Imagine a Broadway producer who discovers that his star cannot perform, but who has no understudy who can fill in. Such a producer is like a neuroscientist realizing that synapses aren't up to the job of explaining very long-term memories – there is no alternate part of the brain that can be called up to fill in the theoretical hole, like some understudy filling in the gap.

Trettenbrein gives this astonishingly frank and quite correct assessment: “To sum up, it can be said that when it comes to answering the question of how information is carried forward in time in the brain we remain largely clueless.” Such intellectual candor in a scientist is a refreshing change of pace.

In this paper, neuroscientist Wayne Sossin also makes some candid confessions:

Most neuroscientists believe that memories are encoded by changing the strength of synaptic connections between neurons....Nevertheless, the question of whether memories are stored locally at synapses remains a point of contention. Some cognitive neuroscientists have argued that for the brain to work as a computational device, it must have the equivalent of a read/write memory and the synapse is far too complex to serve this purpose (Gaallistel and King, 2009Trettenbrein, 2016). While it is conceptually simple for computers to store synaptic weights digitally using their read/write capabilities during deep learning, for biological systems no realistic biological mechanism has yet been proposed, or in my opinion could be envisioned, that would decode symbolic information in a series of molecular switches (Gaallistel and King, 2009) and then transform this information into specific synaptic weights.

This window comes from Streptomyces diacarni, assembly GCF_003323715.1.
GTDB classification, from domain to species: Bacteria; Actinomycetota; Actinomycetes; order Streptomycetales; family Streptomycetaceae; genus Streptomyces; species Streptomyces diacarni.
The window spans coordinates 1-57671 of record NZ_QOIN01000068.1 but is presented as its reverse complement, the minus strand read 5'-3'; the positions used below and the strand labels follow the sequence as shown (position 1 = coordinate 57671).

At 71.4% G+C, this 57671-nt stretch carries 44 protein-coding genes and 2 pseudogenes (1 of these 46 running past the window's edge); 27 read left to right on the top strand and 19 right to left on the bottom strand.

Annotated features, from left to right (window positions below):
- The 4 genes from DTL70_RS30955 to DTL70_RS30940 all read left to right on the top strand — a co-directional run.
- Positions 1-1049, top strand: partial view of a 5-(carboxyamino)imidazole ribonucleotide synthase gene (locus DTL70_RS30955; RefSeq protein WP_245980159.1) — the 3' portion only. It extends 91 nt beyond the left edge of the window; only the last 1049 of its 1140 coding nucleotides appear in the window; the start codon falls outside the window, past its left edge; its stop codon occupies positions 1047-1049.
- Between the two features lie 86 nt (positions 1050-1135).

After then piling up a whole bunch of speculations to try to save the synaptic storage of memory hypothesis he would prefer to keep, Sossin confesses, "the concept of a memory synapse remains an unproven hypothesis."

We get some similar candor in a new book Why Only Us? Language and Evolution by the leading linguist Noam Chomsky and Professor Robert C. Berwick. Here is an excerpt (pages 50-51):

The very first thing that any computer scientist would want to know about a computer is how it writes to memory and reads from memory....Yet we do not really know how this most foundational element of computation is implemented in the brain.

The apparent impossibility of explaining how brains could store memories for 50 years is perhaps exceeded by the apparent impossibility of explaining how humans could instantly retrieve such memories. Neuroscientists don't even have any decent theory for this, and mainly just kind of shrug their shoulders when this puzzle is mentioned. The complete lack of any workable theory for how memory recall can occur so quickly is admitted by neuroscientist David Eagleman, who states:

Memory retrieval is even more mysterious than storage. When I ask if you know Alex Ritchie, the answer is immediately obvious to you, and there is no good theory to explain how memory retrieval can happen so quickly.

The 2017 paper here is entitled, "On the research of time past: the hunt for the substrate of memory."  It is a portrait of memory theorists in disarray, presenting no one theory about how memory might be stored in a brain, and instead suggesting seven or more possibilities, none of which is plausible. The paper is all over the map in its speculations, like someone shooting a gun in all different directions. Such theoretical incoherence has no more weight than someone listing 7 possible theories of where angels live. We are told, "Synaptic weight changes can now be excluded as a means of information storage." That shoots down the main theory that neuroscientists have been pushing for decades.  The paper then suggests speculation after speculation, without presenting any evidence for any of these speculations. 

Whenever you hear someone try to describe as "science" the idea that minds come from brains or brains store your memories,  remember that claims passed off as "science" may occupy any spot in the pyramid below.

pyramid of knowledge